Adapted from Christine Northrup's article: http://www.drnorthrup.com/wisdom-of-menstrual-cycle/
While this may sound like some kind of riddle, or the beginning of a one-liner joke, the connection between these three interact is actually quite fascinating!
Being a full moon last night, I thought this might be particularly interesting for those of you who like to think of the body in more holistic terms!
Let’s start from the beginning.
The first day of menses marks the first day of a new cycle. Often, if your body is in sync, this can also be the time of the “New Moon”. It’s a new beginning, and it is all about movement and flow. In Chinese Medicine, this represents a very “Yang” time – energies improve, creativity can blossom, physical movement and activity often increases, and there is the physical movement of fluids from the body. In Chinese Medicine, you want to promote this flow of qi and blood, and “stagnation” of either can lead to pain, breast tenderness, anxiety, anger.
Before referencing Chinese Medicine too much, let’s look at the basic qualities of yin versus yang:
Yin and yang, while opposite in nature, cannot exist without the other. They flow back and forth. Our menstrual cycles follow a this flow of hormones back and forth which leads to distinct physical, mental, and emotional changes.
Back to the cycle:
Before ovulation occurs, which is when conception can follow, many women find they’re more outgoing, connected with the outside world, energetic, “yang”. At this time however, yin is beginning to develop in preparation for possible conception.
Mid-cycle, when ovulation occurs, receptive nature can begin to take-over, libidos may rise, and a transition begins to occur.
Following ovulation is often a time, yang is at it’s “peak”. Again, if cycles are in tune with the moon, this will be around the time of a Full Moon. Interestingly, it’s been shown that rates of conception, fertility cycle, and menstrual cycles are all correlated with light, the moon, and other environmental signals. Peak rates of conception tend to correspond with the full moon as well! Around the same time, women’s temperatures begin to rise [Basal Body Temperature = BBT, is often a marker used for fertility]. Yin, which has been building through the cycle starts to dominant and women may feel this is time for more introversion and reflection, emotions may run higher. Yin is all about building, nurturing, nesting. Women, like the moon, can experience a “period of darkness”, where the energies and mood may lessen temporarily. In many cultures this is very well understood, accepted, and supported. However, in our less feminine North American cultures, we tend to view many signs of Womanhood as innately “bad” whether it’s moodiness, PMS issues and missed work, the marketing and promotion of the menstrual cycle being an “inconvenience” to be dealt with rather than celebrated as a marker of fertility.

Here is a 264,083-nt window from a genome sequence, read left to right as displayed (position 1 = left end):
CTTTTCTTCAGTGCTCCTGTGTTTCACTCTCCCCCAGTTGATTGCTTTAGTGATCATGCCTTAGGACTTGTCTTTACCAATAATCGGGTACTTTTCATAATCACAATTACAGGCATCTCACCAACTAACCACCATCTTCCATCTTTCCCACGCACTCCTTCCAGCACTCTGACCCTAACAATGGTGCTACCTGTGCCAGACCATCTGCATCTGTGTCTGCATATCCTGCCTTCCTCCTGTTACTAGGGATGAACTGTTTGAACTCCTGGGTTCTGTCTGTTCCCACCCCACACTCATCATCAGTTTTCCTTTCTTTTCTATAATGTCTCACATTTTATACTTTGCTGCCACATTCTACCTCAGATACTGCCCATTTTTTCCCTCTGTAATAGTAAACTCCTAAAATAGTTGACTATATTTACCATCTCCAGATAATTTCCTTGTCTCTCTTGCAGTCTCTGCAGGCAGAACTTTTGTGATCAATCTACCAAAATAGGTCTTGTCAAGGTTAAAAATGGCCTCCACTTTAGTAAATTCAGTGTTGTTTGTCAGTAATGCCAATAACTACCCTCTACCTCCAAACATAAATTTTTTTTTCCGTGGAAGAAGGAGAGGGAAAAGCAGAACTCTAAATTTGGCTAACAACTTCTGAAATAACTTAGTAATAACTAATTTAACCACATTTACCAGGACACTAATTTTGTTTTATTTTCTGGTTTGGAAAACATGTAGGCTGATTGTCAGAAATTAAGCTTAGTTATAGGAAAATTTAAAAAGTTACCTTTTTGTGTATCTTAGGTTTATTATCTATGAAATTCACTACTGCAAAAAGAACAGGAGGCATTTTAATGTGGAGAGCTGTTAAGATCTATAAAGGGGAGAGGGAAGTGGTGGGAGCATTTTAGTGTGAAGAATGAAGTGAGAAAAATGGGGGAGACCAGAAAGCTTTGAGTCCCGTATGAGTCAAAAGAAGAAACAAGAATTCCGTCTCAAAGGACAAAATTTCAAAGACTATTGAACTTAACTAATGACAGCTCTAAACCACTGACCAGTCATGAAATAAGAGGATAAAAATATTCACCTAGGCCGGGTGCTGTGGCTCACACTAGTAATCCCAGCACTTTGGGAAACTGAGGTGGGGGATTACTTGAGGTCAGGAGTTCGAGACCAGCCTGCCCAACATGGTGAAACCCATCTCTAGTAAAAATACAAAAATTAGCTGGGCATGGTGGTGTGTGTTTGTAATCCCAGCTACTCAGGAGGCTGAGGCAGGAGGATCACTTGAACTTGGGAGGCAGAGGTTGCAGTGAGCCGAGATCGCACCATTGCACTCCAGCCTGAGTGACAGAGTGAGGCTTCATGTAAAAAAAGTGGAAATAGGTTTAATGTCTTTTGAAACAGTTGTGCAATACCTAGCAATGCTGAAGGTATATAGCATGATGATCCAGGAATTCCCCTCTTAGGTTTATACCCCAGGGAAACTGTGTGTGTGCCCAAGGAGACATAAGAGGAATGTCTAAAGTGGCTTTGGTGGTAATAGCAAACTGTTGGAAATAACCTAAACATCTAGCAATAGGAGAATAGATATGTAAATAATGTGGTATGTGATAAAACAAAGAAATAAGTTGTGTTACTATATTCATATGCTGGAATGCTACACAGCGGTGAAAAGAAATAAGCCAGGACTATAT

However, listening to our bodies natural cycles may allow us some good insight into how we should be taking care of ourselves, and also understanding that unlike our male counterparts, the cyclical nature of our cycles, emotions, and bodies is something to support, not condone.
As Christine Northrup, a holistic MD who this post was inspired by, states:
“The luteal phase, from ovulation until the onset of menstruation, is when women are most in tune with their inner knowing and with what isn’t working in their lives”.
She also writes that premenstrually,
“the veil between the worlds of the seen and unseen, the conscious and unconscious, is much thinner”, making it an even more powerful time for reflection on life.
So.. yin, yang, the moon? What does all this mean, how do we make sense of this and use it to our advantage?
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Thanks for reading!
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